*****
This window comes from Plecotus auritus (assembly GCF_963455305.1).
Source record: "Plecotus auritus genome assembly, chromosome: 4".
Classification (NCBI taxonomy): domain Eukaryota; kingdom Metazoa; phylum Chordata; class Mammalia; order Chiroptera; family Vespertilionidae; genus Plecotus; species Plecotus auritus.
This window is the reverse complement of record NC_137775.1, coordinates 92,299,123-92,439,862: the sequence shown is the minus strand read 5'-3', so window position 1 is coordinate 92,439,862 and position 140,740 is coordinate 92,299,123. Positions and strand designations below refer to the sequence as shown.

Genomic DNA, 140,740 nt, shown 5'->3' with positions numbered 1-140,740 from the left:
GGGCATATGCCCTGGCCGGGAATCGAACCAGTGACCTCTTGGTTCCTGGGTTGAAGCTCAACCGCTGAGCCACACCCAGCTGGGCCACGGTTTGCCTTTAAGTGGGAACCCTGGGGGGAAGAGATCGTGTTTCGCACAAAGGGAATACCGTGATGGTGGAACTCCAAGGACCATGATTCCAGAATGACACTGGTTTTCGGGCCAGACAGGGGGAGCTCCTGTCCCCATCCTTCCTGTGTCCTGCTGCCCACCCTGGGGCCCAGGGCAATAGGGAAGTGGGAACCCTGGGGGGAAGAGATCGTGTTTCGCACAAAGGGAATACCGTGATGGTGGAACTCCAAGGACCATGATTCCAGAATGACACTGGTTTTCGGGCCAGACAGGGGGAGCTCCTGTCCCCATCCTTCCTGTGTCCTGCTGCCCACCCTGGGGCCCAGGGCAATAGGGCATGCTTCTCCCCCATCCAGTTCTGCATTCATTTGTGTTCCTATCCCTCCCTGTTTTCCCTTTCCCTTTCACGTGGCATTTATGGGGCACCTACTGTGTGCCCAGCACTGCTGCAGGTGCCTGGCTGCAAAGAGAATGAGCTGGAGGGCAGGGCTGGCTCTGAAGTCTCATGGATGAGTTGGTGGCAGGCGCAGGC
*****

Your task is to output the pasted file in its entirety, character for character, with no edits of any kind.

This window comes from Plecotus auritus (assembly GCF_963455305.1).
Source record: "Plecotus auritus genome assembly, chromosome: 4".
Classification (NCBI taxonomy): domain Eukaryota; kingdom Metazoa; phylum Chordata; class Mammalia; order Chiroptera; family Vespertilionidae; genus Plecotus; species Plecotus auritus.
This window is the reverse complement of record NC_137775.1, coordinates 92,299,123-92,439,862: the sequence shown is the minus strand read 5'-3', so window position 1 is coordinate 92,439,862 and position 140,740 is coordinate 92,299,123. Positions and strand designations below refer to the sequence as shown.

Genomic DNA, 140,740 nt, shown 5'->3' with positions numbered 1-140,740 from the left:
GGGCATATGCCCTGGCCGGGAATCGAACCAGTGACCTCTTGGTTCCTGGGTTGAAGCTCAACCGCTGAGCCACACCCAGCTGGGCCACGGTTTGCCTTTAAGTGGGAACCCTGGGGGGAAGAGATCGTGTTTCGCACAAAGGGAATACCGTGATGGTGGAACTCCAAGGACCATGATTCCAGAATGACACTGGTTTTCGGGCCAGACAGGGGGAGCTCCTGTCCCCATCCTTCCTGTGTCCTGCTGCCCACCCTGGGGCCCAGGGCAATAGGGAAGTGGGAACCCTGGGGGGAAGAGATCGTGTTTCGCACAAAGGGAATACCGTGATGGTGGAACTCCAAGGACCATGATTCCAGAATGACACTGGTTTTCGGGCCAGACAGGGGGAGCTCCTGTCCCCATCCTTCCTGTGTCCTGCTGCCCACCCTGGGGCCCAGGGCAATAGGGCATGCTTCTCCCCCATCCAGTTCTGCATTCATTTGTGTTCCTATCCCTCCCTGTTTTCCCTTTCCCTTTCACGTGGCATTTATGGGGCACCTACTGTGTGCCCAGCACTGCTGCAGGTGCCTGGCTGCAAAGAGAATGAGCTGGAGGGCAGGGCTGGCTCTGAAGTCTCATGGATGAGTTGGTGGCAGGCGCAGGC